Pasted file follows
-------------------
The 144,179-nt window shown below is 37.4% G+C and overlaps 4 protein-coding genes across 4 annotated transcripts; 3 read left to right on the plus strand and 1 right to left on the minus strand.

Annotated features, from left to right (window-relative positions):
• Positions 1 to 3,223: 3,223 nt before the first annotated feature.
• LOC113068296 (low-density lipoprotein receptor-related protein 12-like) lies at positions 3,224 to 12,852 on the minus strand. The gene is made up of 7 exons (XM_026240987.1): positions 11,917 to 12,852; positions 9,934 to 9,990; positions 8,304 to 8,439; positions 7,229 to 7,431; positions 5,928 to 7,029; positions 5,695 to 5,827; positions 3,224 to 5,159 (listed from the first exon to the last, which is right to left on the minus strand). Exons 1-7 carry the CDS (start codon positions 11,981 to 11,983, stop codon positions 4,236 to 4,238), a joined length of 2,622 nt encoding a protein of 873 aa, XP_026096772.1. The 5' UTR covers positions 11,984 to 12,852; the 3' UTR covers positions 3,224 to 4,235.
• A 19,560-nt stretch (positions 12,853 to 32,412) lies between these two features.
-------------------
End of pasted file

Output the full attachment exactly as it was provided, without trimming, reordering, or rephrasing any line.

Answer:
The 144,179-nt window shown below is 37.4% G+C and overlaps 4 protein-coding genes across 4 annotated transcripts; 3 read left to right on the plus strand and 1 right to left on the minus strand.

Annotated features, from left to right (window-relative positions):
• Positions 1 to 3,223: 3,223 nt before the first annotated feature.
• LOC113068296 (low-density lipoprotein receptor-related protein 12-like) lies at positions 3,224 to 12,852 on the minus strand. The gene is made up of 7 exons (XM_026240987.1): positions 11,917 to 12,852; positions 9,934 to 9,990; positions 8,304 to 8,439; positions 7,229 to 7,431; positions 5,928 to 7,029; positions 5,695 to 5,827; positions 3,224 to 5,159 (listed from the first exon to the last, which is right to left on the minus strand). Exons 1-7 carry the CDS (start codon positions 11,981 to 11,983, stop codon positions 4,236 to 4,238), a joined length of 2,622 nt encoding a protein of 873 aa, XP_026096772.1. The 5' UTR covers positions 11,984 to 12,852; the 3' UTR covers positions 3,224 to 4,235.
• A 19,560-nt stretch (positions 12,853 to 32,412) lies between these two features.